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PM in Waitangi speaking dispute, won't go

NZ Newswire logoNZ Newswire 8/01/2017

Prime Minister Bill English doesn't think he'll be short of invitations for Waitangi Day after refusing to attend usual commemorations on Te Tii Marae after another dispute between the government and elders.

It will be the second year in a row the prime minsiter won't attend main commemorations because of a stoush over speaking rights, after former prime minister John Key refused to attend last year.

Mr English revealed on Monday he sought clarification about speaking rights this year but his office informed him while he was invited to the powhiri he would not be able to speak.

A letter was sent to Waitangi organisers by Mr English's chief of staff Wayne Eagleson seeking to "avoid the uncertainties that arose in the lead up to Waitangi 2016".

A response from Ngati Kawa Taituha indicated the elders preferred customs be followed this year, rather than allowing the prime minister to speak freely as has occurred previously.

"We seriously believe that it is more appropriate for our tikanga (customary rituals) to be conducted in such a manner where your Maori representatives speak or mihi on the prime minster's behalf during the powhiri, pay their respects to tangata whenua," he said in the letter, published by Fairfax.

Mr English would be free to engage with Ngapuhi, address the nation and "talk politics freely and uninhibited" on a stage after the powhiri, he added.

But Mr English has refused to attend, believing not having speaking rights at the powhiri is disrespectful to New Zealanders and the role of prime minister.

"I've made a decision that the arrangements they want to put in place were not acceptable, not respectful, so I'll be celebrating Waitangi elsewhere," he said.

"The marae committee's decided that the prime minister of New Zealand cant' speak on their marae and that, as far as I'm concerned, is not respectful of the role."

Mr English said he wouldn't change his mind if speaking rights were reinstated and didn't think he'd be short of invitations to other events.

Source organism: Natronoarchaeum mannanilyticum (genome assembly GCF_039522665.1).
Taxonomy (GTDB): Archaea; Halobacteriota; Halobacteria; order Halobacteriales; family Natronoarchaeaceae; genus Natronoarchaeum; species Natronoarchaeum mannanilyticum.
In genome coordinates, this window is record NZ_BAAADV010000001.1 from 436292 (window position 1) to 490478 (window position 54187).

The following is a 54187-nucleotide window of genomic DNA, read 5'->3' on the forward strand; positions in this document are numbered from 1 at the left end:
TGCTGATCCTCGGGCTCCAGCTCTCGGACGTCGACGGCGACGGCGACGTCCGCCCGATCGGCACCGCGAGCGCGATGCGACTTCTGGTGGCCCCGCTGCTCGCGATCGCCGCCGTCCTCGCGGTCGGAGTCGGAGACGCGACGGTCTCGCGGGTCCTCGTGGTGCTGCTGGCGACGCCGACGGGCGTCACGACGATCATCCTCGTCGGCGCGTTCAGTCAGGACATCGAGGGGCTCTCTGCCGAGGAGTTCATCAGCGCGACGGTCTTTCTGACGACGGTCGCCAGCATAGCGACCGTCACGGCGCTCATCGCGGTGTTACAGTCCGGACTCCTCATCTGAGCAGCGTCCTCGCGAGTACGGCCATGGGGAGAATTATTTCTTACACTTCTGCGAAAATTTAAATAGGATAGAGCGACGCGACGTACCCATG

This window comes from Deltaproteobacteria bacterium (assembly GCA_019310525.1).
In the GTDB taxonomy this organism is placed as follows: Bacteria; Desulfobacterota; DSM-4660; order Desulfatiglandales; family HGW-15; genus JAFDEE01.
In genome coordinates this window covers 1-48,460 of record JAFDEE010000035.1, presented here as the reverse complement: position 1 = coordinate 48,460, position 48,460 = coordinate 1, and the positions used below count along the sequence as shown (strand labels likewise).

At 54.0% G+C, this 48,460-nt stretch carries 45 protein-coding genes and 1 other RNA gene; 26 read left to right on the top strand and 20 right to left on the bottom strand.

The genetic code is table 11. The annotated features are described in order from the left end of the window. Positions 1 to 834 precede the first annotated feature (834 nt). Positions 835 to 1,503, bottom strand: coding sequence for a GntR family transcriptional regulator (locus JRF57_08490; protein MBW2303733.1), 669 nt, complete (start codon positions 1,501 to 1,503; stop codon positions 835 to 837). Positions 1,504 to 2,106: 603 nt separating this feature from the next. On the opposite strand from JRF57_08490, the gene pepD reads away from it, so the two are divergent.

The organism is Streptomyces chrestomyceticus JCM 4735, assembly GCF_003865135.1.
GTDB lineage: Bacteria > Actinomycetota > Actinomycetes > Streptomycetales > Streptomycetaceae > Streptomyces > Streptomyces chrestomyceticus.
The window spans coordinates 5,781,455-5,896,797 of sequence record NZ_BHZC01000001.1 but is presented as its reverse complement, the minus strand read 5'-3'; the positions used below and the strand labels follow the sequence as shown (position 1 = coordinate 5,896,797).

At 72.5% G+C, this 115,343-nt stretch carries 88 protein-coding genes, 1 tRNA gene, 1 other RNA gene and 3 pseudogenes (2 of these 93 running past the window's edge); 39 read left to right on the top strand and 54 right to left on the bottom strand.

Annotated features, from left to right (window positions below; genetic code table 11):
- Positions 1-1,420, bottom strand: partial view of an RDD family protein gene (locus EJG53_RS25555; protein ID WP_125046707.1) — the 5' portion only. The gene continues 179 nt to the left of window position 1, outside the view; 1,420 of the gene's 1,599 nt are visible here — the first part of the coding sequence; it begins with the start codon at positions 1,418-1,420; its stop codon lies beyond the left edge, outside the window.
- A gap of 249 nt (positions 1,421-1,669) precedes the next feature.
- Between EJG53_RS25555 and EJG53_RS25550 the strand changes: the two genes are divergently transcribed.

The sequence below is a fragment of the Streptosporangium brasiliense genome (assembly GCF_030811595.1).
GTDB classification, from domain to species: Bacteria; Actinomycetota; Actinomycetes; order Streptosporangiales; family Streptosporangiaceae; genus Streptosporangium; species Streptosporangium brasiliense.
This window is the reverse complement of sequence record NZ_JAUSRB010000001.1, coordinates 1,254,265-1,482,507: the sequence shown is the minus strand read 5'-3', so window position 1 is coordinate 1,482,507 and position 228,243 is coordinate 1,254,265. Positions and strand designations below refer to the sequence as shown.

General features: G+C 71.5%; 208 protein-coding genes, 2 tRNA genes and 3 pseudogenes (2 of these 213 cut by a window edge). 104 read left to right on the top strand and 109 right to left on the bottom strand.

He expects to celebrate Waitangi Day in Auckland.

His refusal to attend came as a surprise to Waitangi organiser and NZ First MP Pita Paraone who revealed in November that Ngapuhi had decided to welcome back then prime minister John Key to Te Tii Marae after his refusal to attend last year.

Mr Key was initially banned, but later told he could return if he didn't discuss the Trans-Pacific Partnership, a condition he found unacceptable.

Mr Paraone told NZ Newswire he wasn't aware that anything had changed since that decision.

"That's certainly a surprise to me and I've been talking with the people of the marae ... in fact they were planning to welcome him and the government," he said.

"At the end of the day we're disappointed that our PM has chosen not to come to Waitangi and to commemorate the signing of our founding documents and instead has chosen to meet a group he has met with on a regular basis."

Mr English will meet with the Iwi Chair's Forum and attend events in Auckland instead, while his deputy Paula Bennett will lead a government delegation to the dawn service on February 6.

"If she is representing the government then we will certainly welcome her and other members of the government," Mr Paraone said.

ACT leader David Seymour has welcomed the opportunity to take commemorations "on the road".

"It has never been clear why one iwi gets to monopolise the celebrations. The Treaty wasn't just signed at Waitangi, it went on tour and was signed by chiefs all over the country," he said.

"A bit of competition among locations might help to lift standards of behaviour, bringing some dignity and joy back to this special day."

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